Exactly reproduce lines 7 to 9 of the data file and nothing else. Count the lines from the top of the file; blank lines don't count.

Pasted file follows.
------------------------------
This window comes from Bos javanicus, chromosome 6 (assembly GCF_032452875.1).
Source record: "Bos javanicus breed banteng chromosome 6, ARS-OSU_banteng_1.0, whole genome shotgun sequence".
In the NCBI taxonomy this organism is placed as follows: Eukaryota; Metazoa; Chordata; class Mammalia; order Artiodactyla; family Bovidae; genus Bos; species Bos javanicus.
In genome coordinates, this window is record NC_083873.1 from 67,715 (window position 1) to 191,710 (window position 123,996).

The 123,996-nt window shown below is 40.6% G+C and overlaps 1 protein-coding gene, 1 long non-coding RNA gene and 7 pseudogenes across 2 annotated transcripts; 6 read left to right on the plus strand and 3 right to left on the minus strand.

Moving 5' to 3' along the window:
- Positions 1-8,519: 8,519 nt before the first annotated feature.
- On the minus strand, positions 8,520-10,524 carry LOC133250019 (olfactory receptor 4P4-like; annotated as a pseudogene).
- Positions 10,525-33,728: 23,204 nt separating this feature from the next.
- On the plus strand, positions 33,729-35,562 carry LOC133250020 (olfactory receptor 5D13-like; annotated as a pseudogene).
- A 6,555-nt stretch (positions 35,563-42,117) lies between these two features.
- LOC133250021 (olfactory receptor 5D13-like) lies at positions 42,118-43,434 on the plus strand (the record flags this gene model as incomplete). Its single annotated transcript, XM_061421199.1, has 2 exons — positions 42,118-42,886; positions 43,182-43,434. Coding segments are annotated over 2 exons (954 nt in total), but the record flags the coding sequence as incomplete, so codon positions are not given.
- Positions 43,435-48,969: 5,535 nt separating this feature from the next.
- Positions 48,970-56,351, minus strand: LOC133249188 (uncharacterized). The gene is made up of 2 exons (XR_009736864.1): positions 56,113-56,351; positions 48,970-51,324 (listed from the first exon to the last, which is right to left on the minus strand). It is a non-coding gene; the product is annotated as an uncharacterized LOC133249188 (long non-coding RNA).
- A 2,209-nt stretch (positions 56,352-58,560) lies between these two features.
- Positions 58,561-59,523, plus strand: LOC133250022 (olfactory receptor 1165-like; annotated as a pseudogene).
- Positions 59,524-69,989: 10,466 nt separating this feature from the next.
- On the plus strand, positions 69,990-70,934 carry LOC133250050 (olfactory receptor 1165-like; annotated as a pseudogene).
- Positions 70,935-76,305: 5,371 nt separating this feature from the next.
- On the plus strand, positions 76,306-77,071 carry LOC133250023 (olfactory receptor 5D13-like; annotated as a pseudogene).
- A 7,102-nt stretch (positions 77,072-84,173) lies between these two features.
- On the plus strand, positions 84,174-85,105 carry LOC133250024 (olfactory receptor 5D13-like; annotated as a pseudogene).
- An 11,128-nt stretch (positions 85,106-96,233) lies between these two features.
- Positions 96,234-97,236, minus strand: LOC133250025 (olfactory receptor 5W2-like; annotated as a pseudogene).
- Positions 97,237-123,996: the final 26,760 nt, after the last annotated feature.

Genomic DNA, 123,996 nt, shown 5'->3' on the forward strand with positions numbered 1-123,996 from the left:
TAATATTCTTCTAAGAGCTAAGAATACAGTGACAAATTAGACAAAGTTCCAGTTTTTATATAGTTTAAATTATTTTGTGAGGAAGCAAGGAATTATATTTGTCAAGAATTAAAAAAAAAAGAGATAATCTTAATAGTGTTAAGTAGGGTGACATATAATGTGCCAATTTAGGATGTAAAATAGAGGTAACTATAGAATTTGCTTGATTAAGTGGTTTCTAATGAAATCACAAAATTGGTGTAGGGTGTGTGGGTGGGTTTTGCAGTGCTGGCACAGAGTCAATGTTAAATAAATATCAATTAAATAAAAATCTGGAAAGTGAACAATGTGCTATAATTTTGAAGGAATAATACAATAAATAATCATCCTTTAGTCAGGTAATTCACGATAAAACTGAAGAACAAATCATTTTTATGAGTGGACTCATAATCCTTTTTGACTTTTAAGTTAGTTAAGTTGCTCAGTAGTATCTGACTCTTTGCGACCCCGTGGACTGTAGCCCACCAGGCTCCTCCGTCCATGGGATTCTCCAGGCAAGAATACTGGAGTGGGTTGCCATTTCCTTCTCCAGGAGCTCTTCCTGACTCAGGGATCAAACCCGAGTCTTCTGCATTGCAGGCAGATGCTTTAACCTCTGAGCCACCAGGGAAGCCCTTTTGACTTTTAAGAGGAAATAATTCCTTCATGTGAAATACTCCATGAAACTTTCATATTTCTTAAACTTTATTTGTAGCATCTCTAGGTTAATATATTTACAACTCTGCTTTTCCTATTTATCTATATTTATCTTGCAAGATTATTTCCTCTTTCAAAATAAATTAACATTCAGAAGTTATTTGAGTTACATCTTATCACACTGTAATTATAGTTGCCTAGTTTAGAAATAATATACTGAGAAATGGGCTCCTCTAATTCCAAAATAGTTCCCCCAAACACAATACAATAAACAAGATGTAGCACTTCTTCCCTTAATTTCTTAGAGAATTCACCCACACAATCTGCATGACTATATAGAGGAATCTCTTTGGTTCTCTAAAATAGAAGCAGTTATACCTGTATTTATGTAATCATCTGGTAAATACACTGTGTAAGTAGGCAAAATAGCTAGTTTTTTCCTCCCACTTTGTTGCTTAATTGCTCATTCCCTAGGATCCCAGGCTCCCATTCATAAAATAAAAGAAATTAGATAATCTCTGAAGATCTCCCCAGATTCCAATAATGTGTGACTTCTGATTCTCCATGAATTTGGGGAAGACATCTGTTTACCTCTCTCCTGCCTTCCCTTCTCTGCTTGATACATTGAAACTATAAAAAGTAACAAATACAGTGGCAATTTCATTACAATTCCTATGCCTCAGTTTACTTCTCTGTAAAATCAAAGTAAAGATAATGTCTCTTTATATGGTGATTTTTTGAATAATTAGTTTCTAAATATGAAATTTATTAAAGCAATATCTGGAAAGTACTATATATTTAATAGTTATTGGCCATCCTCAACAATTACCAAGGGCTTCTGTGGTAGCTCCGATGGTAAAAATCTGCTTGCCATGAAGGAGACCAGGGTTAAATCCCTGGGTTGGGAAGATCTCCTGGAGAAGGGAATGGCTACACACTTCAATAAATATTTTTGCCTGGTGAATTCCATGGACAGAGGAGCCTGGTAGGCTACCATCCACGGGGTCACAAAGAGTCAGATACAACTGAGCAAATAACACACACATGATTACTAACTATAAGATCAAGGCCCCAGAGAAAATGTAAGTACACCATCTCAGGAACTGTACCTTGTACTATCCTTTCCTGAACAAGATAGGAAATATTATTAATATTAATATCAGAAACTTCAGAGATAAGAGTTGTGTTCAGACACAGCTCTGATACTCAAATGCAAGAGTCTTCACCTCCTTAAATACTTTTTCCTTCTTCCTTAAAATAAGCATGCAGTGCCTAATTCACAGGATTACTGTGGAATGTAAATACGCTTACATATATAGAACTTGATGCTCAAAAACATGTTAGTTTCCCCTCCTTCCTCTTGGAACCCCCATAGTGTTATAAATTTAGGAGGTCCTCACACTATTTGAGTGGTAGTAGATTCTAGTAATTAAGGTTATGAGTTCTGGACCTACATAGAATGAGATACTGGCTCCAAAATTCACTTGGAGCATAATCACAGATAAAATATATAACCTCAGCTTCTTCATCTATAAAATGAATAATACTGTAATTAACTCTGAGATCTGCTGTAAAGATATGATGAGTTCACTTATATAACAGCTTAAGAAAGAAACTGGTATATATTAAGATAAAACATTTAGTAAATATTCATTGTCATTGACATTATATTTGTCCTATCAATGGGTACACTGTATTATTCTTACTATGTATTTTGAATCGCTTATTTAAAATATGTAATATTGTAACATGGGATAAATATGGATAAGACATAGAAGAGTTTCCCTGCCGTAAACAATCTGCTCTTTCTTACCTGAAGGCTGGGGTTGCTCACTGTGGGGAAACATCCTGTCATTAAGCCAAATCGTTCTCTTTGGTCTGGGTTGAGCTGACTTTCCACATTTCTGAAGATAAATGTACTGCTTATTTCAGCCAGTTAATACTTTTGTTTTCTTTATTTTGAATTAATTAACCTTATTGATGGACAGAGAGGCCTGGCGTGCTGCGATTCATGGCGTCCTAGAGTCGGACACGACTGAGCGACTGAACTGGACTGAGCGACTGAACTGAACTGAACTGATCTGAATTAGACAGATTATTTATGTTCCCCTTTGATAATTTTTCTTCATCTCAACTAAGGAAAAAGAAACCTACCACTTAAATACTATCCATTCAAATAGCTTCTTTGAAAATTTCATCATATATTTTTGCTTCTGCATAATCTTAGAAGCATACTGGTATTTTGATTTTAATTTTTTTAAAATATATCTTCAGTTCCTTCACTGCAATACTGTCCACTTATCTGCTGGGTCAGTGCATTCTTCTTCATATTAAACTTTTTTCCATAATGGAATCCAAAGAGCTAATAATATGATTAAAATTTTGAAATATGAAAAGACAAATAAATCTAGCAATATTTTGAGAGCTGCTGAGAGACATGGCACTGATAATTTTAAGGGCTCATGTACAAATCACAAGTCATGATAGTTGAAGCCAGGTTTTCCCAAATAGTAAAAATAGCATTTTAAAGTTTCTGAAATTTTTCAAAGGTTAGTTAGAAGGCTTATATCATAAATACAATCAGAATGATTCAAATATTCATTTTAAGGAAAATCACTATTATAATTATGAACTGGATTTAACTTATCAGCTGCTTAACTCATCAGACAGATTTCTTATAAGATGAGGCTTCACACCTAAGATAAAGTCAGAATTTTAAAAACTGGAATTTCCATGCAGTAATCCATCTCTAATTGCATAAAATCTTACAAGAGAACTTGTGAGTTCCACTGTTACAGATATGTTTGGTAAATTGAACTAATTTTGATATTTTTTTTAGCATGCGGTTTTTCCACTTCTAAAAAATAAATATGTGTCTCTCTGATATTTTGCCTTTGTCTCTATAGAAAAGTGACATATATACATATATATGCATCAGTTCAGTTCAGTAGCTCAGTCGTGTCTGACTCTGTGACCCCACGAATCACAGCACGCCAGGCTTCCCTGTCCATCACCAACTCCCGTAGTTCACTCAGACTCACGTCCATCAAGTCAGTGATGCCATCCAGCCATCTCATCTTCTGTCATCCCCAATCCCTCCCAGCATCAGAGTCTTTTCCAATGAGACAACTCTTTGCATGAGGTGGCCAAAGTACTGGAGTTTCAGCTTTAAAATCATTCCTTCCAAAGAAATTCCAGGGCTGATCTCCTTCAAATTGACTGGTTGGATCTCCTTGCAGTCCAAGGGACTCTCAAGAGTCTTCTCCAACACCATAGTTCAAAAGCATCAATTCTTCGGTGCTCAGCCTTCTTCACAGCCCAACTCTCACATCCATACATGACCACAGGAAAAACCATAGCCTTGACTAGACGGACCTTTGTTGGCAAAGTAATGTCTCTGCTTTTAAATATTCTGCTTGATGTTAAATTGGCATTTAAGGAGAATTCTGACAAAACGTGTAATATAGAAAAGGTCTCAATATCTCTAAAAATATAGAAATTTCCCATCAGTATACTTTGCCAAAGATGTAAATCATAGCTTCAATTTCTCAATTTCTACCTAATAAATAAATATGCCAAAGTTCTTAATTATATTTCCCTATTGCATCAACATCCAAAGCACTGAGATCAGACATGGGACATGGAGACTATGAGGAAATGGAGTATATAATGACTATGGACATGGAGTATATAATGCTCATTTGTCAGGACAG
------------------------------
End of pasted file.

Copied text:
- Positions 1-8,519: 8,519 nt before the first annotated feature.
- On the minus strand, positions 8,520-10,524 carry LOC133250019 (olfactory receptor 4P4-like; annotated as a pseudogene).
- Positions 10,525-33,728: 23,204 nt separating this feature from the next.